October 30, 2009

GigE is working

by Andrey Filippov

10373 - GigE is tested

10373 - GigE is tested


We did not do much this week as it was a really busy one. But one important milestone is passed – GigE is working! It was rather easy to see that 10373 pings other devices, it’s PHY “receive” LED blinked back in response, but a ping command from u-boot itself failed.
It took a while to realize that u-boot only sets internal array (used to set MAC address at each network command) from environmental variable once at a boot time. Confusing was that the manually set value was used in the payload of the ARP packet (as seen with Wireshark), but the hardware MAC registers remained with default FF:FF:FF:FF:FF:FF and so response to the ping was rejected. I still do not know what was supposed to be set, but after adding update of that internal array – ping worked, and tftp too. Still do not have working Linux kernel+ root fs, but no need to wait for like 20 minutes to transfer it through the serial port.


October 19, 2009

U-Boot ported to Elphel 10373 board

by Andrey Filippov

U-Boot running on Elphel 10373 board

U-Boot running on Elphel 10373 board

Finally U-Boot is running on the new board – it took two full days (and partially -nights) to make that happen. Initially I had no idea what exactly happened when control was passed to u-boot (I already knew that memory is OK and the u-boot image ion the board’s memory is the same as generated on the host and serial port software was under suspicion, so I looked for an independent (of the UART) way how the software could tell me that it reached some points. Obvious solution – general purpose I/Os, but unfortunately most of them are either routed on the inner layers or have multiple functions (shared I/O pins) – and I did not know if any of the software (ROM boot, first stage UBL or U-Boot itself) control them. Just one GPIO pin was not shared and had easy access – connected to the 64-pin QFN package with 0.5mm pitch pins – pins are on the sides, not under the belly as on the BGA ones, so I just soldered a wire to that pin and was able to watch it with oscilloscope.

With that one-bit “printf” life got easier – I was able to find that the serial port output was the one having problems. In most cases it just silently got stuck, but sometimes the serial port was sending out 5-bit zero data (seems like control register that was programmed to 8n1 initially, got zero written to it and switched to 5n1. I still do not understand what did I do wrong and why supposedly working software failed in my case. I resolved the problem by replacing the 8-bit UART registers (separated by 3 dummy bytes) with the 32-bit ones – same as was done in the first initial bootloader that I already had working. With that small mystery unresolved the u-boot is now running as you can see on the screenshot.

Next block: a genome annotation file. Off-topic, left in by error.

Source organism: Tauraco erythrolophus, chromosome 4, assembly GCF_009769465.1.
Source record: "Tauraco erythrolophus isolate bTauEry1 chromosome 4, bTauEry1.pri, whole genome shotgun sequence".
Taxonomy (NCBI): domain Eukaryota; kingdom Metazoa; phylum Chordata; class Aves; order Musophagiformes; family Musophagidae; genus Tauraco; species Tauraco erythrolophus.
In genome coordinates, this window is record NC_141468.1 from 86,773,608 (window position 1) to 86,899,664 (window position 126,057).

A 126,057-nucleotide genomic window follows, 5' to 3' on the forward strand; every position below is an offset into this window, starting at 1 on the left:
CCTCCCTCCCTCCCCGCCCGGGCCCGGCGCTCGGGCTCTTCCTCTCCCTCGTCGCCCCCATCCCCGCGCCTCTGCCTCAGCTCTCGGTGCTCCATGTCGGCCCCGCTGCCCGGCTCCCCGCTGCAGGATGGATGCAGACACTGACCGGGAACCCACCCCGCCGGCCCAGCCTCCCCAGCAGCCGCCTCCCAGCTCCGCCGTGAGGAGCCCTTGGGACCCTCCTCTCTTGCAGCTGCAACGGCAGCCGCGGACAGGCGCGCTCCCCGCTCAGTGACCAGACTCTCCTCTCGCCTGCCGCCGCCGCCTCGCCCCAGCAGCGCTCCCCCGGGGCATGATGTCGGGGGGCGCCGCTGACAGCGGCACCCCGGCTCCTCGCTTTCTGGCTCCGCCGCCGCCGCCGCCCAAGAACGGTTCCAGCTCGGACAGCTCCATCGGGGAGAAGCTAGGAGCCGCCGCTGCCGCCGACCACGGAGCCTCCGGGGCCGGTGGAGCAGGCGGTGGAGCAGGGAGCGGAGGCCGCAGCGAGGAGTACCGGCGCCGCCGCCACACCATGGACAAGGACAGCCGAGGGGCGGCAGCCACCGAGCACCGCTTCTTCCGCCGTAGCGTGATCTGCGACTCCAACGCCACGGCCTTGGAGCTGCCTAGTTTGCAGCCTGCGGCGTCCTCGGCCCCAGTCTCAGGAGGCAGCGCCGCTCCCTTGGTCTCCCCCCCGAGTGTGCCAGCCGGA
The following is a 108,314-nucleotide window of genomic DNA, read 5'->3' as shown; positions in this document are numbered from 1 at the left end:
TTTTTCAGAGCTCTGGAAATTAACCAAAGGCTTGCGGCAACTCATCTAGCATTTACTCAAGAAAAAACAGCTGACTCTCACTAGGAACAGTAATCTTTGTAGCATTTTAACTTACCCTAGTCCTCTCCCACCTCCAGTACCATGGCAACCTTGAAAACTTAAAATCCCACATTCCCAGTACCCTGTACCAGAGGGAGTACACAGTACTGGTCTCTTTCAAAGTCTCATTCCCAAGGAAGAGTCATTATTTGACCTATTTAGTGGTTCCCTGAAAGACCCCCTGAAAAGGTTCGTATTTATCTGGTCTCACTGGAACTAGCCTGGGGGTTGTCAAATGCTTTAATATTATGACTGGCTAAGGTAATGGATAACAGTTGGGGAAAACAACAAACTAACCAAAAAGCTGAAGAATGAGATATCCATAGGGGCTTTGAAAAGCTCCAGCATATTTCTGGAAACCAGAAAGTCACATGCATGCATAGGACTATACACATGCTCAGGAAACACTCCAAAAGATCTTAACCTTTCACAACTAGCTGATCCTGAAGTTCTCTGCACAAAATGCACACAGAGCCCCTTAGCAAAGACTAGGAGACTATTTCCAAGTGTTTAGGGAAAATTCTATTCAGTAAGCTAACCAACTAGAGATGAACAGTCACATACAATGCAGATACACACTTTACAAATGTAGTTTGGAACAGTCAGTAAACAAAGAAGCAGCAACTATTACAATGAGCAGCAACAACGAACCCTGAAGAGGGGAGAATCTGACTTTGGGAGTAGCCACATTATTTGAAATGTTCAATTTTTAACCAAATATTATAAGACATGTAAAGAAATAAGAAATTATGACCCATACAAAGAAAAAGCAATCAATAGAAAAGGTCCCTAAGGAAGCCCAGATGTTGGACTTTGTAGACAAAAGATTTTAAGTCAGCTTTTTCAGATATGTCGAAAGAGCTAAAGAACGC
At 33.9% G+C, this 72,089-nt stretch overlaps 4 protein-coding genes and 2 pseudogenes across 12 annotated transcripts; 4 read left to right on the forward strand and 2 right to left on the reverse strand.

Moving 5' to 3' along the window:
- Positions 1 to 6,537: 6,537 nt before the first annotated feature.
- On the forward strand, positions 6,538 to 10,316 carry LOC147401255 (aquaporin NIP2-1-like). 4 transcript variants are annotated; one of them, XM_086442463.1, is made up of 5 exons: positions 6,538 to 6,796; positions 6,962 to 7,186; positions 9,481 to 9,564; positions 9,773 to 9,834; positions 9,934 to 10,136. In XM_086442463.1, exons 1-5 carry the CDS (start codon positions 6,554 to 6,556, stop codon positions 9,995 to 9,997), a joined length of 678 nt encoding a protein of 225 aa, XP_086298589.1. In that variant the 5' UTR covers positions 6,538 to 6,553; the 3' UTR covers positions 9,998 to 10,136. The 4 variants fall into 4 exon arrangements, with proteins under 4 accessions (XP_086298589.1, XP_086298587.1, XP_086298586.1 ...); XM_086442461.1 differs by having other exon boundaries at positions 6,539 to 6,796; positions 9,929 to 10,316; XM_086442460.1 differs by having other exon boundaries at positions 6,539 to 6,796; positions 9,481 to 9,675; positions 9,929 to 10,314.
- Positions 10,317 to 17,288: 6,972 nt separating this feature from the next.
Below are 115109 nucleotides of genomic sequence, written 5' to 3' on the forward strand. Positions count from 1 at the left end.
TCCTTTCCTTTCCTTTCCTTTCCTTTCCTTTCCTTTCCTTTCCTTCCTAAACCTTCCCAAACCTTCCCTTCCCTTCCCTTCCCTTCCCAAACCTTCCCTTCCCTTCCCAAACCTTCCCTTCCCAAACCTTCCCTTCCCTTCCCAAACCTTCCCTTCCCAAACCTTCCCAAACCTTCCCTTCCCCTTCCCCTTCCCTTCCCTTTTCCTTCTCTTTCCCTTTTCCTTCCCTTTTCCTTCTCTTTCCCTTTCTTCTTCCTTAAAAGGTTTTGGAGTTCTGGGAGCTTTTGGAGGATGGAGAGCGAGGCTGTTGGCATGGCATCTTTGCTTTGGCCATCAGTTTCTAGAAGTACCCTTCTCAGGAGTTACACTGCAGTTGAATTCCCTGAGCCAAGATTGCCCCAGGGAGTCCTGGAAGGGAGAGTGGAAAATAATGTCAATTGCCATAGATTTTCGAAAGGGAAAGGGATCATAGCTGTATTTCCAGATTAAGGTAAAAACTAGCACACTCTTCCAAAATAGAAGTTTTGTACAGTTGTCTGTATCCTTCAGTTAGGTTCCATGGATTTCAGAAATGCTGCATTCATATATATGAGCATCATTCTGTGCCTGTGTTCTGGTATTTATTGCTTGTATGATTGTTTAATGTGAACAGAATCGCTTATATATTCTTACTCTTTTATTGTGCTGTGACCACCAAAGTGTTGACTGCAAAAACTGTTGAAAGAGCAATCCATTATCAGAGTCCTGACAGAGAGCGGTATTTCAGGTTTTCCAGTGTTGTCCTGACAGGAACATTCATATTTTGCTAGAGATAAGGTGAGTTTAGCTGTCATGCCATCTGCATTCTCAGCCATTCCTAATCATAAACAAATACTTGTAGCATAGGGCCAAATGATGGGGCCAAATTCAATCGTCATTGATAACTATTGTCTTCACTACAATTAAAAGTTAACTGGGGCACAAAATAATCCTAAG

October 17, 2009

Testing the new board

by Andrey Filippov

Testing progress of the 10373 board
As the board survived the power-up test I was able to start testing more tricky parts – those that require software to run in the processor. As I never dealt with TI DaVinci (or any other ARM processors) before it is going slowly. Production cameras will probably run some flavor of the OpenEmbedded, but for hardware testing I decided to take a shortcut and use whatever is recommended and is available for download on the processor manufacturer’s site – Texas Instruments. And that is based on Monta Vista distribution. I had to agree with their EULA that I took time to read carefully. It seems that license prohibits me to even describe my experience with it. So I will not do that – anyway it is a temporary solution that will never go beyond a single prototype board.

Next thing to do was to try to boot something to the processor and here again – I used the recommended bootloader software that (host part of it that communicates with the program running on the target – the processor being booted) turned out to be written in C# – the language that I thought I’ll never have to use. But – that thought turned out false, especially as there was nice documentation how to use mono, and explained that I need to upgrade the version that comes with Ubuntu otherwise the bootloader will get stuck. And it did really, so that recommendation is still current – at least for the 9.04.

With the patch it worked (at least did something), but only until I decided to recompile the software – I wanted to add some debug code to get some proof that it loads anything. The software is provided as an archive that includes both source and built code and initially I tested just the compiled version. Compilation failed. First I found that I can disable the non-GNU/Linux branch in the top Makefile as I did not needed it. But still it complained about the problem in the C# code itself – the problem was fixed by adding “(Byte)” before “0xFF” in one file – that was my first experience with this language.

With that solved I tried to modify configuration, compile and run u-boot (actually there is a version u-boot-ti that at least knows about the dm6467 – main branch does not have it). Spent a whole day but no success so far, and I could not be sure – is it the software/configuration bug or the system memory (2 of the DDR2 chips) do not work properly – that was what I was really afraid of.

PCB layout between CPU and DDR2 memory, top and bottom layers only (copper pour not shown)

PCB layout between CPU and DDR2 memory, top and bottom layers only (copper pour not shown)